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fkalich
post Oct 3 2016, 12:37 AM
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I see that we are talking about different things. The OECD is not a lightweight institution, they were instituted long ago, to help administer the Marshall plan. Their budget in 2015 was EUR 363 million. And I do think that the proportion of a population with tertiary education is more relevant to the discussion of the scientific literacy of a population than aptitude testing of 4th and 8th graders in tests. And there is a lot more involved in education than what is reflected in such tests.

However, staying with your measure of average academic performance in aptitude testing of grade school children, this article from the Brookings Institution speaks of recent US performance there quite positively.

There is nothing wrong with Wikipedia. It is not a primary source, however it is very useful in it's own way.

Brookings on TIMSS and PIRLS

QUOTE (Todd Simpson @ Oct 1 2016, 08:20 PM) *
The organization that made the study you mentioned (on wikipedia) is one I've never heard of and I worked in higher education for 8 years .The one I picked was a combination of data sets that show a broad swath of the overall educational effectiveness of each countries educational system, as a whole, (not just collegiate performance which is only about a third of the population) in terms of results on graduation/test scores/etc. That's why I chose it. In truth, America does lag far behind the rest of the FIRST WORLD countries in education. I'll spare you the horde of peer reviewed journal articles that corroborate this. But I will put them up against wikipedia any day smile.gif If you can find some peer reviewed educational journals (not online only journals but actual peer reviewed journals that are kept in university libraries, after all we have to have some sort of standards don't we?) that say American is far higher up the list on education, I would LOVE to see it smile.gif I'd welcome it. I'd like to think that we are doing much better than we are. My research indicates that we are NOT doing much better. But I am always open to new information smile.gif And I'd love to think our educational system is far better than the statistics seem to indicate.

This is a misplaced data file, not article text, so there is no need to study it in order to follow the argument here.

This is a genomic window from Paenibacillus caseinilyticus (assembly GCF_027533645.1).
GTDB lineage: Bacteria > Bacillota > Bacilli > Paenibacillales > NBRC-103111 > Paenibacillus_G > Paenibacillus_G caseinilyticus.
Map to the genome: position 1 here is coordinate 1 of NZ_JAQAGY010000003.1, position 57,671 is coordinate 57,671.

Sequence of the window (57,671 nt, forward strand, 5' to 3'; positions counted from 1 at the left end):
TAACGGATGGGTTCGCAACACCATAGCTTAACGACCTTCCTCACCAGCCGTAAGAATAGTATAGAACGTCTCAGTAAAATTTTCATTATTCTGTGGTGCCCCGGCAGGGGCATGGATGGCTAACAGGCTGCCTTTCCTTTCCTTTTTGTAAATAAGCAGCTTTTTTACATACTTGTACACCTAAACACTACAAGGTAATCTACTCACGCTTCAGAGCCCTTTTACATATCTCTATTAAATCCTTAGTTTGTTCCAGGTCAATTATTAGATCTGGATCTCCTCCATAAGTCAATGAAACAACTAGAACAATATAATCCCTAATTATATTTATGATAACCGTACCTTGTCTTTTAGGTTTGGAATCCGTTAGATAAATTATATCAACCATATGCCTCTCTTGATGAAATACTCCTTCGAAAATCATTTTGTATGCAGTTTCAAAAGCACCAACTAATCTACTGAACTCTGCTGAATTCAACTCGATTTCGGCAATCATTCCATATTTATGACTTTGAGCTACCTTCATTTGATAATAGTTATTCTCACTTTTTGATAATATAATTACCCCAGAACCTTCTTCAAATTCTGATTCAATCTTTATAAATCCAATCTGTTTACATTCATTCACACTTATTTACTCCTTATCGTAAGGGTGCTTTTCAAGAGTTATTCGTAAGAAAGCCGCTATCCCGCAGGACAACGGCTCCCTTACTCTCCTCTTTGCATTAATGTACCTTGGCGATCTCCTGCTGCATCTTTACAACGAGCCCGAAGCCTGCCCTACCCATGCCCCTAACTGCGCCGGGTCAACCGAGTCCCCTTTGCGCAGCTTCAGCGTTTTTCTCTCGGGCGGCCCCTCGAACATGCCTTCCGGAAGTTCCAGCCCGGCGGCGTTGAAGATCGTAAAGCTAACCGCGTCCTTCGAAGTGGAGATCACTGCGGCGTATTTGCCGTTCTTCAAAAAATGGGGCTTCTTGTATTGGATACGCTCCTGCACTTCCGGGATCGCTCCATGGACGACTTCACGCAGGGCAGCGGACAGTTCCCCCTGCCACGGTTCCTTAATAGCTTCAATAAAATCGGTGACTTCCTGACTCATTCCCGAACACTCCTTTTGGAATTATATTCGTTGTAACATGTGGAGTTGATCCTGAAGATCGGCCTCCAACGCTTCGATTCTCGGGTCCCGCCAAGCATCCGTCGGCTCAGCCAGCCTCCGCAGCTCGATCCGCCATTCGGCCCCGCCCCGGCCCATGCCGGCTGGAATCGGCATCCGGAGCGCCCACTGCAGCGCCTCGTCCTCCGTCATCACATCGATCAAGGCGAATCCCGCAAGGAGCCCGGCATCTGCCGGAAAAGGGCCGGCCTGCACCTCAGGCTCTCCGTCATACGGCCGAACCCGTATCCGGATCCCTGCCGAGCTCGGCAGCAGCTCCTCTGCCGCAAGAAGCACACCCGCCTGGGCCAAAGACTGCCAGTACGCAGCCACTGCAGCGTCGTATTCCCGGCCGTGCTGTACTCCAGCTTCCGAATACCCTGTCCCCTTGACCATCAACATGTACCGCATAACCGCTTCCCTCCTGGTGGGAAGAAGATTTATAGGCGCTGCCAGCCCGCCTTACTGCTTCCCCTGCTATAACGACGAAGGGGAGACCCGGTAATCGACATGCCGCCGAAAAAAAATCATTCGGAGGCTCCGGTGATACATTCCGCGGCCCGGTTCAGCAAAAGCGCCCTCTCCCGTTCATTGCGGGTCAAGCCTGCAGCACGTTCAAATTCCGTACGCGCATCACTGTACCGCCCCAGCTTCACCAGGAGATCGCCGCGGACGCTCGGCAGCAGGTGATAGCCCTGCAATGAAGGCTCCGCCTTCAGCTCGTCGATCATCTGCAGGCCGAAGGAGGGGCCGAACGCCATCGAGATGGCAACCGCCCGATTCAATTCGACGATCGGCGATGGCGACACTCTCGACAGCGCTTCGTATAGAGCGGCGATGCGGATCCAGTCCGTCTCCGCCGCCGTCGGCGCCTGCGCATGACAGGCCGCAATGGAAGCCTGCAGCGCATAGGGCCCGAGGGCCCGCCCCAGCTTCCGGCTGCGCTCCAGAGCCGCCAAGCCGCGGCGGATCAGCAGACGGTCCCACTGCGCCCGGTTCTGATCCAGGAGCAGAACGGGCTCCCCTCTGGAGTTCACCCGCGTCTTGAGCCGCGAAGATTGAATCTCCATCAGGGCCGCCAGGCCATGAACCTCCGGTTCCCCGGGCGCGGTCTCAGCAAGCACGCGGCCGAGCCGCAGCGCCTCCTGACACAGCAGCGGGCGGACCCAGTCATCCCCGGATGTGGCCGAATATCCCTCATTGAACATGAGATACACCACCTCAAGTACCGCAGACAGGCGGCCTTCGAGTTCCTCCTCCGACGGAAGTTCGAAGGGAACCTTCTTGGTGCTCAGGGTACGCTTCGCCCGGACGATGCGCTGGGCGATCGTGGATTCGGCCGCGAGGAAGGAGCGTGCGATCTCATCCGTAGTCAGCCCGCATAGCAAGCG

This post has been edited by fkalich: Oct 3 2016, 12:57 AM
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Todd Simpson
post Oct 3 2016, 02:48 AM
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Agreed smile.gif Wikipedia is not a primary source but also agreed it's handy for quick and dirty info smile.gif Always comes up first in searches and usually gives some clues as to what the next search should be. I use it as well smile.gif

The Brookings institute is certainly a valid primary source imho. I also didn't know the institution you mentioned was created as part of the Marshall plan! Learn something new every day smile.gif

From the Brookings study you referenced.

"That said, five of the six A+ countries continue to lead the world in eighth-grade math achievement, and they continue to score significantly higher than the U.S. "

The numbers can be shifted around quite a bit given the study, but my basic point is still that the United states lags behind many first world countries in very important areas such as Math and Science just as an example. It's my belief that the lack of academic standards, nationwide is to blame for this. So far I havn't read any study the supports another position. But who knows, there are new studies all the time. I think our "states rights" attitude on many things just gets in our own way sometimes. Particularly in education. Based on all of my research from Bachelors to Masters degree, speaking with Ph.Ds for 8 years in a University, and researching on my own, that is simply my conclusion. Of course you are welcome to your own conclusion, whatever that may be. I really wish we, as a country would embrace some sort of academic standards so we could lead the list of nations in academics, not lag behind the top 5. sad.gif